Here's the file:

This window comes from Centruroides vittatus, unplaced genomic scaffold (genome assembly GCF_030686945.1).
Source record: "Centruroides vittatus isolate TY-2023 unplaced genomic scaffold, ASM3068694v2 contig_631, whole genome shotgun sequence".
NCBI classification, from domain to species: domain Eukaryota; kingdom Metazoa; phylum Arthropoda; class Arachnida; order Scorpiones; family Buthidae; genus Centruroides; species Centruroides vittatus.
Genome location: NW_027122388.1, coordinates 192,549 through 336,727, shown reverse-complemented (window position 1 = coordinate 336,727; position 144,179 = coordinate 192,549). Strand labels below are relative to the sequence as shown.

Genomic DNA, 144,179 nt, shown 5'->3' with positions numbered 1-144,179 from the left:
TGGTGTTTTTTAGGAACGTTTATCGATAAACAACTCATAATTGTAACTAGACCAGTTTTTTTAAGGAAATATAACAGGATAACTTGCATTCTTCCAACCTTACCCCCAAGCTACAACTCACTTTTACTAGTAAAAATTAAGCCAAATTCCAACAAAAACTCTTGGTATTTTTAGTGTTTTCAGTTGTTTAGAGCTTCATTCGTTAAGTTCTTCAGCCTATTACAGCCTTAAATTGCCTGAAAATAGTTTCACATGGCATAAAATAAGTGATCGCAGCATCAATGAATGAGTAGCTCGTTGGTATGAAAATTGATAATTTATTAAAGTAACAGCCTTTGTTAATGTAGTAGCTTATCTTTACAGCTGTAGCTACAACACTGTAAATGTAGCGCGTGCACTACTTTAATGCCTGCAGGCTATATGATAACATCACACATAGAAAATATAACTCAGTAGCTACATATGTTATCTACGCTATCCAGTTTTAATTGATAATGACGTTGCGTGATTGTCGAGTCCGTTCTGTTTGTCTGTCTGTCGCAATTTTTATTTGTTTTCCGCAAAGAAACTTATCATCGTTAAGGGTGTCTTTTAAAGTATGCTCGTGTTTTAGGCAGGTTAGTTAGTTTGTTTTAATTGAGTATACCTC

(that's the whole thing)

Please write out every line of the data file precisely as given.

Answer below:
This window comes from Centruroides vittatus, unplaced genomic scaffold (genome assembly GCF_030686945.1).
Source record: "Centruroides vittatus isolate TY-2023 unplaced genomic scaffold, ASM3068694v2 contig_631, whole genome shotgun sequence".
NCBI classification, from domain to species: domain Eukaryota; kingdom Metazoa; phylum Arthropoda; class Arachnida; order Scorpiones; family Buthidae; genus Centruroides; species Centruroides vittatus.
Genome location: NW_027122388.1, coordinates 192,549 through 336,727, shown reverse-complemented (window position 1 = coordinate 336,727; position 144,179 = coordinate 192,549). Strand labels below are relative to the sequence as shown.

Genomic DNA, 144,179 nt, shown 5'->3' with positions numbered 1-144,179 from the left:
TGGTGTTTTTTAGGAACGTTTATCGATAAACAACTCATAATTGTAACTAGACCAGTTTTTTTAAGGAAATATAACAGGATAACTTGCATTCTTCCAACCTTACCCCCAAGCTACAACTCACTTTTACTAGTAAAAATTAAGCCAAATTCCAACAAAAACTCTTGGTATTTTTAGTGTTTTCAGTTGTTTAGAGCTTCATTCGTTAAGTTCTTCAGCCTATTACAGCCTTAAATTGCCTGAAAATAGTTTCACATGGCATAAAATAAGTGATCGCAGCATCAATGAATGAGTAGCTCGTTGGTATGAAAATTGATAATTTATTAAAGTAACAGCCTTTGTTAATGTAGTAGCTTATCTTTACAGCTGTAGCTACAACACTGTAAATGTAGCGCGTGCACTACTTTAATGCCTGCAGGCTATATGATAACATCACACATAGAAAATATAACTCAGTAGCTACATATGTTATCTACGCTATCCAGTTTTAATTGATAATGACGTTGCGTGATTGTCGAGTCCGTTCTGTTTGTCTGTCTGTCGCAATTTTTATTTGTTTTCCGCAAAGAAACTTATCATCGTTAAGGGTGTCTTTTAAAGTATGCTCGTGTTTTAGGCAGGTTAGTTAGTTTGTTTTAATTGAGTATACCTC